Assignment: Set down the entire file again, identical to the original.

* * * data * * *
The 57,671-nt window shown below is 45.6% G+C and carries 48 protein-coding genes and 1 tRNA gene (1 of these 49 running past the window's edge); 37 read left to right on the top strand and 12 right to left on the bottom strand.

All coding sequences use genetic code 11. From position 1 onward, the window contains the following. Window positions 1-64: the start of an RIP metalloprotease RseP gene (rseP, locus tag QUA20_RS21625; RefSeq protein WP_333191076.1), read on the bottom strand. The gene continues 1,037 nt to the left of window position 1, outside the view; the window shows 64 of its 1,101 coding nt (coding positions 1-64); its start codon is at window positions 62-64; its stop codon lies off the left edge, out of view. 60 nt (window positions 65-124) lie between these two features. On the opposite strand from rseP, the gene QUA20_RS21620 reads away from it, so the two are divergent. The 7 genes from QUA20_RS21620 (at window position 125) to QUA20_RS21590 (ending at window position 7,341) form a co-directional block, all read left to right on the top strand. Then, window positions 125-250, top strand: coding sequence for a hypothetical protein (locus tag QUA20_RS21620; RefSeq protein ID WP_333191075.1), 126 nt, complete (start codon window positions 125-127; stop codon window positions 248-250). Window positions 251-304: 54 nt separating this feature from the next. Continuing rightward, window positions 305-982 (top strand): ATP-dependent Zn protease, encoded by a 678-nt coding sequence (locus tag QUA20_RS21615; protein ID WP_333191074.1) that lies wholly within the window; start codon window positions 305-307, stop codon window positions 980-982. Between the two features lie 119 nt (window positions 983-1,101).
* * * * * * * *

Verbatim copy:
The 57,671-nt window shown below is 45.6% G+C and carries 48 protein-coding genes and 1 tRNA gene (1 of these 49 running past the window's edge); 37 read left to right on the top strand and 12 right to left on the bottom strand.

All coding sequences use genetic code 11. From position 1 onward, the window contains the following. Window positions 1-64: the start of an RIP metalloprotease RseP gene (rseP, locus tag QUA20_RS21625; RefSeq protein WP_333191076.1), read on the bottom strand. The gene continues 1,037 nt to the left of window position 1, outside the view; the window shows 64 of its 1,101 coding nt (coding positions 1-64); its start codon is at window positions 62-64; its stop codon lies off the left edge, out of view. 60 nt (window positions 65-124) lie between these two features. On the opposite strand from rseP, the gene QUA20_RS21620 reads away from it, so the two are divergent. The 7 genes from QUA20_RS21620 (at window position 125) to QUA20_RS21590 (ending at window position 7,341) form a co-directional block, all read left to right on the top strand. Then, window positions 125-250, top strand: coding sequence for a hypothetical protein (locus tag QUA20_RS21620; RefSeq protein ID WP_333191075.1), 126 nt, complete (start codon window positions 125-127; stop codon window positions 248-250). Window positions 251-304: 54 nt separating this feature from the next. Continuing rightward, window positions 305-982 (top strand): ATP-dependent Zn protease, encoded by a 678-nt coding sequence (locus tag QUA20_RS21615; protein ID WP_333191074.1) that lies wholly within the window; start codon window positions 305-307, stop codon window positions 980-982. Between the two features lie 119 nt (window positions 983-1,101).